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The East Terrace is rugby's leading (and possibly only) satirical website offering a tongue-in-cheek look at the game and its leading personalities. Edited by James Stafford, the site has provided ESPNscrum readers with spoof content since 2008.
The East Terrace
TMO powers to be increased
James Stafford
October 12, 2012
The scoreboard reveals a decision by the Television Match Official, Wasps v Harlequins, Aviva Premiership, Twickenham, London, England, September 1, 2012
The scoreboard at Twickenham reveals a decision by the Television Match Official © Getty Images
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The International Rugby Board is so pleased with the success of its trial extending the powers of Television Match Officials they have announced plans to extend them even further.

In recent months the IRB have experimented with various TMO formats in different parts of the rugby world to see if allowing additional use of television replays will lead to a fairer game with less controversial decisions being made.

In the English Premiership, for example, the TMO is able to review a whole sequence of play leading up to the act of scoring. Previously, it was only possible for officials to review the actual act of scoring itself. Whether it is a forward pass, offside, knock-on, obstruction, player in touch, illegal tackle or double movement, the TMO can now disallow a try based on anything that happened during an entire play.

"Those of us looking to introduce more technology in the game always say we want to make sure the right decision is made," said IRB spokesperson Andrew Lyons. "It's pretty unfair to say these things and then only make a half-hearted stab at making sure the right decision is consistently made. Our new law book fully addresses that problem and ensures the right decision is always made."

The new laws, to start worldwide from the November 1, 2012, now allow referees to ask the TMO the following question after a try has been scored:

"Has anything happened at any point in the build up to this try, in the play before this try - in fact, at any point during the game at all - where a player, or players, from the attacking team has engaged in foul play or has technically infringed in anyway whatsoever, which would have had any impact, however small, on the game and contributed to the situation from which we just saw a possible try being scored?

"Furthermore, if you do find any player, or players, from the attacking side that has infringed in any way, whether technically or by foul means, can you check if that attacking player, or players, was not incited to do so by the illegal actions of any player, or players, from the defending side? If that was the case can you then check that the offending defending player, or players, was not previously offended against by any attacking player, or players? Take your time."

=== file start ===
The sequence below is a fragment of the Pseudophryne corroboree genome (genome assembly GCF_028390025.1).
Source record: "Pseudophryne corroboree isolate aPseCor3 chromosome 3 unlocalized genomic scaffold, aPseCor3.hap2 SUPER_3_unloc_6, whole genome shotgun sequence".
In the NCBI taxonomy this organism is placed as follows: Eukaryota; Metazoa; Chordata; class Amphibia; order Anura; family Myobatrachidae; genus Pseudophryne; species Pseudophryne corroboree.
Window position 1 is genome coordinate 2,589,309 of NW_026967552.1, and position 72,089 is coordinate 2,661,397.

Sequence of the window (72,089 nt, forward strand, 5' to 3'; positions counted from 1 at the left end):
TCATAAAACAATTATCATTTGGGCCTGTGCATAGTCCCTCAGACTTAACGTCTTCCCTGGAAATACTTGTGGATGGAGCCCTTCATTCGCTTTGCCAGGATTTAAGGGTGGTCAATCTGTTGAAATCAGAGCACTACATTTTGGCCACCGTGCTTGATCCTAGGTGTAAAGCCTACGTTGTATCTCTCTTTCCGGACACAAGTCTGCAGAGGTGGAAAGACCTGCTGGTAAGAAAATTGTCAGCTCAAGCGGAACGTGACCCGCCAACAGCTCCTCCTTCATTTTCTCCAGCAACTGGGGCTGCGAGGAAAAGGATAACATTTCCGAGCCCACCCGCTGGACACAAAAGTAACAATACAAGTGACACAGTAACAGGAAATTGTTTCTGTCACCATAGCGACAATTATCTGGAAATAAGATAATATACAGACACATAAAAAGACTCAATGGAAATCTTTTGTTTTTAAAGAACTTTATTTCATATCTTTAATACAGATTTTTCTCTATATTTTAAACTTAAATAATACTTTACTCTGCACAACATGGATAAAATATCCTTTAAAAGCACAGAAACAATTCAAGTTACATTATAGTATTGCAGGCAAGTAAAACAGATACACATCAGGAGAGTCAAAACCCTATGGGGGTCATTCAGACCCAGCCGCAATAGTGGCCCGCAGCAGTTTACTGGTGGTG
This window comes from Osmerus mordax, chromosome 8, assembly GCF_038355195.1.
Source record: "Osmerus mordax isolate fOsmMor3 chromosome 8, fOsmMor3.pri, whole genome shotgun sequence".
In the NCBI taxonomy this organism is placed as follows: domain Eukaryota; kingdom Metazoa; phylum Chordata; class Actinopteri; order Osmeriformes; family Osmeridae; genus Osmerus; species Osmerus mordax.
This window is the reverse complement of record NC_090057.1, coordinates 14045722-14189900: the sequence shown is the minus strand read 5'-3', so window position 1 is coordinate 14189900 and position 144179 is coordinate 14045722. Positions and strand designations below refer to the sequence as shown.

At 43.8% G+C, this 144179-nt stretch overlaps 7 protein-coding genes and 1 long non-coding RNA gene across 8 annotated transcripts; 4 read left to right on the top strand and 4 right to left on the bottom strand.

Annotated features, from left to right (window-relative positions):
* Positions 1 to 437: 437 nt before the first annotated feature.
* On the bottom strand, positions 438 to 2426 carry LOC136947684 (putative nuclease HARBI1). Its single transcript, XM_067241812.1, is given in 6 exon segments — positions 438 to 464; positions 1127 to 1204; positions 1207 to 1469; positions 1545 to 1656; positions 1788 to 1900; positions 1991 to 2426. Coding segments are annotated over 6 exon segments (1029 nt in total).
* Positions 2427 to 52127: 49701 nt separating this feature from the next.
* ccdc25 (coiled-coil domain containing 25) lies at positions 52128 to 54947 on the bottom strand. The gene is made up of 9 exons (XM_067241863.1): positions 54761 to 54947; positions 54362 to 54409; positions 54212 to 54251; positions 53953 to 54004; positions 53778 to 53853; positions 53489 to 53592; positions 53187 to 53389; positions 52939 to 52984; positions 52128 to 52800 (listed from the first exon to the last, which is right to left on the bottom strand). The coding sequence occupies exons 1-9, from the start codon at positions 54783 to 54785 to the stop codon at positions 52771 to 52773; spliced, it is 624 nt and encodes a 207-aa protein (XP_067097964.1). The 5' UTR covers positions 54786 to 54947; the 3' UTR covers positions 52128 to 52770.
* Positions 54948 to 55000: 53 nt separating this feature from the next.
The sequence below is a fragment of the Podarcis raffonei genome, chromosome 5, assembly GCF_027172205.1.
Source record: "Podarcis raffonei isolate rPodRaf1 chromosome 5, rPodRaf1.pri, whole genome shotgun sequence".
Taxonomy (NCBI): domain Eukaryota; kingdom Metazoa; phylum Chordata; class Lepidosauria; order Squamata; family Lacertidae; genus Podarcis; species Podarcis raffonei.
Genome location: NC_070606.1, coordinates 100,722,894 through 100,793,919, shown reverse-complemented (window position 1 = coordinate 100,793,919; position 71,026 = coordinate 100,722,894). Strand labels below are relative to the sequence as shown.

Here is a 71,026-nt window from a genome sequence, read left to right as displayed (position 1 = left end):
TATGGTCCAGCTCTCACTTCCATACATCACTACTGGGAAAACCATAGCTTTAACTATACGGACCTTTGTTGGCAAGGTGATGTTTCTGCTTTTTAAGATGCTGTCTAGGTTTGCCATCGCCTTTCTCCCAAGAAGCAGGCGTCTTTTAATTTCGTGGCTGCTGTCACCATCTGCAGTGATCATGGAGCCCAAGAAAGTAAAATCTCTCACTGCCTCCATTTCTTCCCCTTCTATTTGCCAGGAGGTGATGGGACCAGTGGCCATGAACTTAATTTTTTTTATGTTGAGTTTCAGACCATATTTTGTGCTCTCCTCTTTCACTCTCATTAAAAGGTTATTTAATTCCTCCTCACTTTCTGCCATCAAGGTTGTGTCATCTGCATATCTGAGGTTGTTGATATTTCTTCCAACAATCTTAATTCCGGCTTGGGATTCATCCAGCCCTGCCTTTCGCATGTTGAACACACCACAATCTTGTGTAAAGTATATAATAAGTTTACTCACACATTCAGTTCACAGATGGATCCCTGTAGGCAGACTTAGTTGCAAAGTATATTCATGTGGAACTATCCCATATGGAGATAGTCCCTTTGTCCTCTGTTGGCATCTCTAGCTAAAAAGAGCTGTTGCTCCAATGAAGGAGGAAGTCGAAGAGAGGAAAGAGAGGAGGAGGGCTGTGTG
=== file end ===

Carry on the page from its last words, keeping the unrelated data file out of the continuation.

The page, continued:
In an even more shocking move, the IRB also announced that for games in which no television cameras are present, the referee will consider footage from spectators' mobile phones.
 

The referee will also be permitted to ask a similar question when judging whether to allow drop goals, penalties or conversions. In practice, referees are expected to ask this question every single time a try is scored as these days they are too afraid to make any decisions about anything.

"We think this solution is in the best interest of the game," continued Lyons. "We want to be fair and ensure that no try, penalty, conversion or drop goal is ever scored that has any unfairness or controversy surrounding it. Anyone who has supported the extension of the TMO powers in recent years would be a hypocrite to contest the implementation of our new laws.

"Take this theoretical example: Team A makes a 50-yard break due to an illegal block by a player off the ball. Furthermore, a forward pass is then made leading to another ten yards being gained. The referee misses both these infringements and at the end of the play Team A gets awarded a five-metre scrum. From the next play Team A score a pushover try.

"Team A were only in a position to score that try due to the match official missing the infringements in the previous play. That's just as unfair as the referee missing an infringement in the play directly leading to a score. So why shouldn't that be reviewed? Anyone who agreed with the extension of TMO powers at the start of the English Premiership has to, by default, agree with our new laws. Case closed."

In an even more shocking move, the IRB also announced that for games in which no television cameras are present, the referee will consider footage from spectators' mobile phones.

"We would encourage every rugby fan and official to constantly film the games they are watching," said Lyons. "We want fairness and we want to ensure the correct decision is always made when it comes to legitimate tries. So why not utilise the technology offered by smartphones? It's there and we should use it.

"It isn't fair to see players participating in games in which there is no live match coverage missing out on the wonders of TMO. The only difference here is the match official will also serve as TMO. Fans and officials, if they think they have a case, should simply call politely from the sideline and ask to enter the field of play and show the referee their videos."

If the new laws prove to be a success, which the IRB are confident they will be, there are plans to extend the powers even further next year and allow referees to check into the moral character of players to ensure tries are not awarded to 'bad eggs'.

"Life may not be fair," added Lyons. "But there is no reason rugby cannot be."

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